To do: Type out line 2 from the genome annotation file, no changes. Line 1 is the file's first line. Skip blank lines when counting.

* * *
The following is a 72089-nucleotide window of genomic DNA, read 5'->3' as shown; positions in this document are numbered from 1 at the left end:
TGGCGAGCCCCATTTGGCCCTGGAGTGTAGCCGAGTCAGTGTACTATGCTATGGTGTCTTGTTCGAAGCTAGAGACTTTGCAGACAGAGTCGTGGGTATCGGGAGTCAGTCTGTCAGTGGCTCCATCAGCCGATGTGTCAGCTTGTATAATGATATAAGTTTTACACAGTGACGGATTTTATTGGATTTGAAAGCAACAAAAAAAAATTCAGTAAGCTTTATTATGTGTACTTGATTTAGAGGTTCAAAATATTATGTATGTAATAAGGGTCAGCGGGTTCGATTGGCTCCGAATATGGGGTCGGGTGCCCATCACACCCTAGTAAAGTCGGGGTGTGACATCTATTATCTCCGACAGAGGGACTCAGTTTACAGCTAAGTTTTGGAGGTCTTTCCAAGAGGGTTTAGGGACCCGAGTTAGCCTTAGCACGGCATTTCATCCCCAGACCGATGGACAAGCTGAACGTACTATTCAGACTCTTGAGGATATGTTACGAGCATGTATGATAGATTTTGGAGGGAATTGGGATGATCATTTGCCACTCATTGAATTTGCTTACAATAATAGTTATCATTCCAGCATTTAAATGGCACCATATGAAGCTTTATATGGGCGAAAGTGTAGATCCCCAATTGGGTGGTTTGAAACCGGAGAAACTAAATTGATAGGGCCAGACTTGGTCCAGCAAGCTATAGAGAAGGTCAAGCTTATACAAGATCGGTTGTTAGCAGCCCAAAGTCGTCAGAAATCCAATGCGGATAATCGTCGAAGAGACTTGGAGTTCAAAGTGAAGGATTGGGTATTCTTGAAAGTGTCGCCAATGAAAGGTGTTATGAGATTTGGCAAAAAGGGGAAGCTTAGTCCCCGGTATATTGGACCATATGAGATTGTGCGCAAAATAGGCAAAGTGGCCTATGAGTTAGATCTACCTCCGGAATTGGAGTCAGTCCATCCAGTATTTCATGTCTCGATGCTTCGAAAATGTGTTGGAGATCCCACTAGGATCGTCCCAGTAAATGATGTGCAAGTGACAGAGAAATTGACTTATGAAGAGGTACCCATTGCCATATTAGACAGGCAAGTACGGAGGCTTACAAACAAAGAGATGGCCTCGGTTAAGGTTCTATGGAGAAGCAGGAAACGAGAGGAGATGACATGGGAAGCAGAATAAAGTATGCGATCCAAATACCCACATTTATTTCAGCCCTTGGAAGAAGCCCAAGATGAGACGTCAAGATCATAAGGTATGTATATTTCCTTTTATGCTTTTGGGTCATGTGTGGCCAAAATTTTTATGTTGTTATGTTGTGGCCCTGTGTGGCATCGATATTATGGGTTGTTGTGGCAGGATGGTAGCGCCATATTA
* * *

TGGCGAGCCCCATTTGGCCCTGGAGTGTAGCCGAGTCAGTGTACTATGCTATGGTGTCTTGTTCGAAGCTAGAGACTTTGCAGACAGAGTCGTGGGTATCGGGAGTCAGTCTGTCAGTGGCTCCATCAGCCGATGTGTCAGCTTGTATAATGATATAAGTTTTACACAGTGACGGATTTTATTGGATTTGAAAGCAACAAAAAAAAATTCAGTAAGCTTTATTATGTGTACTTGATTTAGAGGTTCAAAATATTATGTATGTAATAAGGGTCAGCGGGTTCGATTGGCTCCGAATATGGGGTCGGGTGCCCATCACACCCTAGTAAAGTCGGGGTGTGACATCTATTATCTCCGACAGAGGGACTCAGTTTACAGCTAAGTTTTGGAGGTCTTTCCAAGAGGGTTTAGGGACCCGAGTTAGCCTTAGCACGGCATTTCATCCCCAGACCGATGGACAAGCTGAACGTACTATTCAGACTCTTGAGGATATGTTACGAGCATGTATGATAGATTTTGGAGGGAATTGGGATGATCATTTGCCACTCATTGAATTTGCTTACAATAATAGTTATCATTCCAGCATTTAAATGGCACCATATGAAGCTTTATATGGGCGAAAGTGTAGATCCCCAATTGGGTGGTTTGAAACCGGAGAAACTAAATTGATAGGGCCAGACTTGGTCCAGCAAGCTATAGAGAAGGTCAAGCTTATACAAGATCGGTTGTTAGCAGCCCAAAGTCGTCAGAAATCCAATGCGGATAATCGTCGAAGAGACTTGGAGTTCAAAGTGAAGGATTGGGTATTCTTGAAAGTGTCGCCAATGAAAGGTGTTATGAGATTTGGCAAAAAGGGGAAGCTTAGTCCCCGGTATATTGGACCATATGAGATTGTGCGCAAAATAGGCAAAGTGGCCTATGAGTTAGATCTACCTCCGGAATTGGAGTCAGTCCATCCAGTATTTCATGTCTCGATGCTTCGAAAATGTGTTGGAGATCCCACTAGGATCGTCCCAGTAAATGATGTGCAAGTGACAGAGAAATTGACTTATGAAGAGGTACCCATTGCCATATTAGACAGGCAAGTACGGAGGCTTACAAACAAAGAGATGGCCTCGGTTAAGGTTCTATGGAGAAGCAGGAAACGAGAGGAGATGACATGGGAAGCAGAATAAAGTATGCGATCCAAATACCCACATTTATTTCAGCCCTTGGAAGAAGCCCAAGATGAGACGTCAAGATCATAAGGTATGTATATTTCCTTTTATGCTTTTGGGTCATGTGTGGCCAAAATTTTTATGTTGTTATGTTGTGGCCCTGTGTGGCATCGATATTATGGGTTGTTGTGGCAGGATGGTAGCGCCATATTA